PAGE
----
VISUAL STRESS & COLORIMETRY
WHAT IS VISUAL STRESS?
Visual stress is a term used to describe visual discomfort and perceptual distortions in the printed text, suffered by many people who struggle to read. It is estimated that up to 20% of dyslexic people experience visual stress and also the general population in varying degrees.
It is also sometimes called Meares-Irlen syndrome, scotopic sensitivity syndrome or just ‘Irlens’ the condition is linked to hyper-excitability in the brains visual cortex.
Colour has been known to make improvements to reading speed and accuracy. Colour overlays or tinted glasses or contact lenses may help enable longer periods of reading free of discomfort.
The following symptoms indicate you may be suffering from visual stress:
Tiring easily when reading
Letters changing shape or size
Halos of colour surrounding letters
Red, sore, watery eyes
Blurring of print
Patterns on print.
IS COLOUR THE RIGHT SOLUTION?
The first step of the Assessment would be to do a full eye examination is the first step in the Colorimetry assessment journey. This is free when under 16 & when up to and including 18 whilst in full time education. Adults may be covered through the NHS or may have to pay privately. We always start with an eye examination to rule out any refractive error that might explain the symptoms.
Visual Stress cannot be corrected by prescription lenses and it can occur in people with 20/20 vision so if we found a refractive error we would want to be sure that this was not what was causing problems before moving on to assessing for colour. We follow this with a visual stress assessment which is free to everyone.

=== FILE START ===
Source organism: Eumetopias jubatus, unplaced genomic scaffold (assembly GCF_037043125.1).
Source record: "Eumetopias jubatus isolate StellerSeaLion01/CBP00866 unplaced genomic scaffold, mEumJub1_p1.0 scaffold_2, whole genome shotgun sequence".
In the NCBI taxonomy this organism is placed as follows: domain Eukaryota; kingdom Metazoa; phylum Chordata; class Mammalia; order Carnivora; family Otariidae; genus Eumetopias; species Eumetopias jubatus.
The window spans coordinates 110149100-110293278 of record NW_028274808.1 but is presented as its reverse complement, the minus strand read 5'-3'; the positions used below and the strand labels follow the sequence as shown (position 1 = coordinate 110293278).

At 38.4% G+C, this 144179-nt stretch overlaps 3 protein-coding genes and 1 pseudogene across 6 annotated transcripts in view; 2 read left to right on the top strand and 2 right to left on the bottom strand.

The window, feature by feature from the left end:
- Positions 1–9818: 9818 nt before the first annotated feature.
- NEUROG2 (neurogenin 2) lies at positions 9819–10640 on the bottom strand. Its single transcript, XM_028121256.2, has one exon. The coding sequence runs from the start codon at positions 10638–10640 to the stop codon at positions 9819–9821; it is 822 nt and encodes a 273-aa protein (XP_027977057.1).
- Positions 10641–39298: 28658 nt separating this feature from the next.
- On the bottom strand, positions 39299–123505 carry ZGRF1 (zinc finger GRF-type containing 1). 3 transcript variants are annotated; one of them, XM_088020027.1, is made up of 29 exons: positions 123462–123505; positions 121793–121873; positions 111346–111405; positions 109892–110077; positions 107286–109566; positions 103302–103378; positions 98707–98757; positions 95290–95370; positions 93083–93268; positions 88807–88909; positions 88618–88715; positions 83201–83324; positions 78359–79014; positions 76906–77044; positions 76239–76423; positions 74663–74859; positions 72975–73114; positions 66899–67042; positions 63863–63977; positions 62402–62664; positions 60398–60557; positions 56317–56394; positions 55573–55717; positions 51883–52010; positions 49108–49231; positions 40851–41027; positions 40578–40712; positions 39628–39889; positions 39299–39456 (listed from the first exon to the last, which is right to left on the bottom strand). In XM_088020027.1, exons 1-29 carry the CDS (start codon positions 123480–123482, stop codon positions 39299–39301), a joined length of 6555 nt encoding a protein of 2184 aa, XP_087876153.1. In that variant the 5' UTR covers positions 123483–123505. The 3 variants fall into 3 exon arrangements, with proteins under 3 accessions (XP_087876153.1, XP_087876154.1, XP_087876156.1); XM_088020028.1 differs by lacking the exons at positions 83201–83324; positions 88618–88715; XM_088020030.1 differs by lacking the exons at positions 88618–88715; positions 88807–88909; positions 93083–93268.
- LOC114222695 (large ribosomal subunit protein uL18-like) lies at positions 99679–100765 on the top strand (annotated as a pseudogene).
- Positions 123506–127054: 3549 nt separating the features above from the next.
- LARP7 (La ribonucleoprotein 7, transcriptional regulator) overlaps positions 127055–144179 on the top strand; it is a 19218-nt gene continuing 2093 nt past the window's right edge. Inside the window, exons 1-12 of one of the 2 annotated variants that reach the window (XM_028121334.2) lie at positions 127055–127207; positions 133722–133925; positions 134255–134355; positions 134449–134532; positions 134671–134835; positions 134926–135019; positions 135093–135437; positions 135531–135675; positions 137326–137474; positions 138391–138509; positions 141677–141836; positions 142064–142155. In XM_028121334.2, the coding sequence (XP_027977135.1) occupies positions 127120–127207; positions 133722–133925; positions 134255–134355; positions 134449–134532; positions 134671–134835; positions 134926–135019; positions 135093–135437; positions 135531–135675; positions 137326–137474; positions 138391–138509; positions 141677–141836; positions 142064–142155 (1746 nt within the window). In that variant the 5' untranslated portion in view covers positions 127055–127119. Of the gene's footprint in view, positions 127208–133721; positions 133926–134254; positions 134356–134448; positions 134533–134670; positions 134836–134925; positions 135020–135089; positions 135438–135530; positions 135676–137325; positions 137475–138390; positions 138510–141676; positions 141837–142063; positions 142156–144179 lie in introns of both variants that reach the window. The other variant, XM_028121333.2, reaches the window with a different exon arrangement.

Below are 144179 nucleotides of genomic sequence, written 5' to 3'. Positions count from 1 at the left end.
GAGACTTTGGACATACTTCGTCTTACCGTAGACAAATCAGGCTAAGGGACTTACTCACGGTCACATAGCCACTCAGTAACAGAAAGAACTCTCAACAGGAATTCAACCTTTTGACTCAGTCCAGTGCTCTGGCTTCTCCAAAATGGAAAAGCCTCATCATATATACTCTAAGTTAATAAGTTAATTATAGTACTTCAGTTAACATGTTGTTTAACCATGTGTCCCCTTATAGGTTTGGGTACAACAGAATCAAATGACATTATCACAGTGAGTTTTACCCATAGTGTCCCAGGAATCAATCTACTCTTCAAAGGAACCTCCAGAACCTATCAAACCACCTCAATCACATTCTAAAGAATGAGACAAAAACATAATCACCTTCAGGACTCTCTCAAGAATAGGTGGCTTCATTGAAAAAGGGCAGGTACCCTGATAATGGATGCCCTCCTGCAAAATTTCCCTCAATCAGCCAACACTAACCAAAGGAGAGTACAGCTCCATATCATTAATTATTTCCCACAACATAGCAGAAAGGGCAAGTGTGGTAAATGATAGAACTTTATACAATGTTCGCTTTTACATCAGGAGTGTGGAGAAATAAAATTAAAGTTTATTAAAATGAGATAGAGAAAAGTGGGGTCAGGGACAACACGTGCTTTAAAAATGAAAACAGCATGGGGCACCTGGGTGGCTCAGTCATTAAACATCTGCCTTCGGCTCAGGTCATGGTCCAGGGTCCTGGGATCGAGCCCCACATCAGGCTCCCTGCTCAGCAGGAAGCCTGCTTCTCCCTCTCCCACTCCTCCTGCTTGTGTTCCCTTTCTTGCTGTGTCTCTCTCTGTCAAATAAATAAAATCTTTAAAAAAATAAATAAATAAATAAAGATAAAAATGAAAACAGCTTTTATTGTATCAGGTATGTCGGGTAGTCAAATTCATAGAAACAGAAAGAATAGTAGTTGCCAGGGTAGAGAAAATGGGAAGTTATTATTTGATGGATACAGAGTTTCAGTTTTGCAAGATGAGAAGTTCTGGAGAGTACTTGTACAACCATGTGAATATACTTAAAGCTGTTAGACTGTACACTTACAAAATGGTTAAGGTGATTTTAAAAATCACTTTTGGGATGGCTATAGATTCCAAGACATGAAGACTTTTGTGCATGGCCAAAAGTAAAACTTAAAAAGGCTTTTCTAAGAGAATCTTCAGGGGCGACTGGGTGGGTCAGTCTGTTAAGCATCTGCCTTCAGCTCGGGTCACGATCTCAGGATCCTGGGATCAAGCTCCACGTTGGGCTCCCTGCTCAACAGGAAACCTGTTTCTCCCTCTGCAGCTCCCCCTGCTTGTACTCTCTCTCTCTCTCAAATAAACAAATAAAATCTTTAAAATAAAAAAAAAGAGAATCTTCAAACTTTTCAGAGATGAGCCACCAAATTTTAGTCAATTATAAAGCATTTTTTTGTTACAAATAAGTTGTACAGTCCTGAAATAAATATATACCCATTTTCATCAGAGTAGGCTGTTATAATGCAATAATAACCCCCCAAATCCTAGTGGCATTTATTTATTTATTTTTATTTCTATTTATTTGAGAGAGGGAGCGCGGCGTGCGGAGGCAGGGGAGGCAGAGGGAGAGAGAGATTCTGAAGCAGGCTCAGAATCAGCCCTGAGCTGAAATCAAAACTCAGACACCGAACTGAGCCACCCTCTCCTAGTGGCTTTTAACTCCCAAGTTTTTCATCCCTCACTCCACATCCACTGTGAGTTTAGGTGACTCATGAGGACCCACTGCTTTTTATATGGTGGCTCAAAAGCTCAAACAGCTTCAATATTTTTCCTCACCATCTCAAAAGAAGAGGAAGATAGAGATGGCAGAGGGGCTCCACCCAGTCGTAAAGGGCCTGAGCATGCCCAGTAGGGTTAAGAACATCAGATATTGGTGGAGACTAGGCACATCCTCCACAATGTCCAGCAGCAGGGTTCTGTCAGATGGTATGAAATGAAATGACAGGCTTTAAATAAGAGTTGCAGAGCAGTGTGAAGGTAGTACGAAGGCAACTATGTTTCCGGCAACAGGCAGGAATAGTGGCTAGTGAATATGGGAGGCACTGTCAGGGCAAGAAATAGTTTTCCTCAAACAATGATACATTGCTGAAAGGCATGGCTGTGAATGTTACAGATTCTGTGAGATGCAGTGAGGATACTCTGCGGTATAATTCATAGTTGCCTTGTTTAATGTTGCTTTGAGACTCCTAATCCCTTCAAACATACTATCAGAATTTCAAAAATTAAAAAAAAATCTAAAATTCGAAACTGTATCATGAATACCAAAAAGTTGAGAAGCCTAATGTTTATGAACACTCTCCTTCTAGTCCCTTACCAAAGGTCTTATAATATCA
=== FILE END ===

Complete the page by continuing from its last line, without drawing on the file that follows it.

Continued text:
If we identify visual stress we would suggest an appointment for an Overlay assessment to establish is colour is effective in reducing symptoms. If reading is the main problem we can run a Rate of Reading test which will give us a measure of improvement in reading accuracy and speed which is useful with younger sufferers.
Colour can also improve comprehension and retention, people often report that without their colour they have to read and re read a passage to make sense of it. If a simple colour is useful we can offer overlays, clipons and screen tinters for computer work.
If we feel that we can improve further by using a bespoke or precision tint then we would use our Colorimeter to run an assessment to establish the exact colour and saturation of colour that helps best. The colour prescribed in this way would be dispensed as tinted lenses in a pair of glasses, either with or without prescription.
The NHS will only fund the basic cost of a frame and lenses if there is also a refractive error. Otherwise unfortunately there is no NHS funding towards spectacles or overlays with both the cost of assessments and overlays/ lenses being paid for privately (although Higher education students can access help with funding through a DSA from student finance).